share|improve this answer
add comment

If I want the ending type to be strongly typed, I typically prefer inheritance over typedef, e.g. class CMyMap : public CMap<int, int> {...}

This way, CMyMap is strongly typed - I just can't pass any CMap<int, int> into a method that takes a CMyMap as a parameter. typedef just tells the compiler "another name for", but class definition defines a new type.

If I defined a function void foo(const CMyMap &map);

but I used typedef to define CMyMap, e.g. typdef CMap<int, int> CMyMap; then someone could do CMap<int, int> myMap; foo(myMap); and the compiler would be quite happy.

But if I really want foo to be strongly typed and ONLY take CMyMap, then inheritance is my mechanism of choice for "typing".

BTW, CMyMap is kindof generic, but something more specific might be CPhoneNumber2Index where the phone number is represented as an integer and the index is an integer. It is obvious here that my CPhoneNumber2Index is not just a map from an integer to another integer. So foo might be string ReverseLookup(const CPhoneNumber2Index &PhoneBook, int iPhoneNumber); which shows that ReverseLookup has something to do with phone numbers, not CMap<int, int>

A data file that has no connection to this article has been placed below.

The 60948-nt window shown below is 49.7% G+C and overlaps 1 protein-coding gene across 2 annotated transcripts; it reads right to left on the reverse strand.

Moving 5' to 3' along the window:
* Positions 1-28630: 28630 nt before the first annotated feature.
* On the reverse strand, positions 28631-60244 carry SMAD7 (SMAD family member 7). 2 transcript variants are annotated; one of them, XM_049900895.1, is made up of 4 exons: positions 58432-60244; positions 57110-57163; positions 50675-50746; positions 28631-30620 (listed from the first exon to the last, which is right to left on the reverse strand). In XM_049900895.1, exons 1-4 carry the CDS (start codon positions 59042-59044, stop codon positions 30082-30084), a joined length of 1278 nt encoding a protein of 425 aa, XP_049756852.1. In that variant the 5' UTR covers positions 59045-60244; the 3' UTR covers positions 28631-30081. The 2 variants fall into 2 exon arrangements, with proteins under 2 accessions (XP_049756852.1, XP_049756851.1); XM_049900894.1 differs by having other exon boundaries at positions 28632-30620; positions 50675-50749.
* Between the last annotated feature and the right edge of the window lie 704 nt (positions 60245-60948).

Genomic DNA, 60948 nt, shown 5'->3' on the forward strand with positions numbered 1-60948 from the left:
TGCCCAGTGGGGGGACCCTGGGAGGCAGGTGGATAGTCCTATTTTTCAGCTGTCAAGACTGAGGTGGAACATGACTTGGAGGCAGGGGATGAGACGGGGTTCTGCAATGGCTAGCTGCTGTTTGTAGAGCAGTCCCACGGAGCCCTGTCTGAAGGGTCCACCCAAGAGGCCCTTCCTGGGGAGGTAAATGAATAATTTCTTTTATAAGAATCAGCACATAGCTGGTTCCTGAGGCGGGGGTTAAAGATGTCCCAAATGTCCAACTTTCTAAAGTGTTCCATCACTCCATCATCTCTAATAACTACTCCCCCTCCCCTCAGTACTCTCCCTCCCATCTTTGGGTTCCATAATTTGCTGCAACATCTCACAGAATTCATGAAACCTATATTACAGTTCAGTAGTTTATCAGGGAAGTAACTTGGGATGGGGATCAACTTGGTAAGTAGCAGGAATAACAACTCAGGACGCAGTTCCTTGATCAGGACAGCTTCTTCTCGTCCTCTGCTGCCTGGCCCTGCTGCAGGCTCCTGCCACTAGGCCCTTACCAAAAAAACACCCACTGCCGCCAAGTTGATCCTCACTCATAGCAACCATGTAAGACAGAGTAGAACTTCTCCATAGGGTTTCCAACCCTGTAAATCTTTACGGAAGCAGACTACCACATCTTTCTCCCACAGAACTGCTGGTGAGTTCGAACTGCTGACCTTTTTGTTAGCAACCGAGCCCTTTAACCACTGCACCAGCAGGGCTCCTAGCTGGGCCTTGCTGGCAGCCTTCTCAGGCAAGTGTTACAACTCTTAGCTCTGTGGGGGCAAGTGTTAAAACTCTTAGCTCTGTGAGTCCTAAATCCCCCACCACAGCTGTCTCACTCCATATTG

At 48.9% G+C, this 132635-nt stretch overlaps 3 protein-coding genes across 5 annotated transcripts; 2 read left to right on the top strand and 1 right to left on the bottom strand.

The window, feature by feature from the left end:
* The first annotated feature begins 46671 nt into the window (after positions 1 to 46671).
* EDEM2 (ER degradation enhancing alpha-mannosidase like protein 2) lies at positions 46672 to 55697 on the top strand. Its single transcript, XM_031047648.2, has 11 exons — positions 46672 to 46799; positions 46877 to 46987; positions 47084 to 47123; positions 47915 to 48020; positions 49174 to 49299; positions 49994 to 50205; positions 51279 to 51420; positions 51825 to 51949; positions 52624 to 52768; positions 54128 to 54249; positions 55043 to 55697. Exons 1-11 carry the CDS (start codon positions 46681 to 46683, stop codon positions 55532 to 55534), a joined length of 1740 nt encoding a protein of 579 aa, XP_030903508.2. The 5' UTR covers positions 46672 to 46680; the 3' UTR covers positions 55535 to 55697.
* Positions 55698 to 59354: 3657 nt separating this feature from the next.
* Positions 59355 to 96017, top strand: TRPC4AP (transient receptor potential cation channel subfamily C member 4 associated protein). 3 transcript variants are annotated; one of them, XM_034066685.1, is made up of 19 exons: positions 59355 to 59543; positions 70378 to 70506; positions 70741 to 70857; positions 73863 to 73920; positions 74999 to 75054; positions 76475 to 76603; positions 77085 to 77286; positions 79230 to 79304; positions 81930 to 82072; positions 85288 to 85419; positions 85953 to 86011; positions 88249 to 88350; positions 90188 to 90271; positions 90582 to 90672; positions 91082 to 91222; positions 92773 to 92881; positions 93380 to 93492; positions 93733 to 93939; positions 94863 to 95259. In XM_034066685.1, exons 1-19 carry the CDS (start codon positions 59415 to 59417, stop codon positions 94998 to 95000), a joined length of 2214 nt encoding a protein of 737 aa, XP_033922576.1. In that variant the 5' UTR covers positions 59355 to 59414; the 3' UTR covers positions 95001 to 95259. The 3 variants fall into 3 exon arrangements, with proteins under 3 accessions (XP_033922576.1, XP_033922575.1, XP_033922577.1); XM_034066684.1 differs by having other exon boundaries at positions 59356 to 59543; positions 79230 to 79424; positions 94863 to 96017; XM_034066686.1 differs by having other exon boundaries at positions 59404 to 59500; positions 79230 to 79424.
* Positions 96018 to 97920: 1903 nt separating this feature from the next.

share|improve this answer
add comment

After some heavy messing with templates, typedef behaves like normal variable assignment...

share|improve this answer
add comment

Your Answer

 
discard

By posting your answer, you agree to the privacy policy and terms of service.

Not the answer you're looking for? Browse other questions tagged or ask your own question.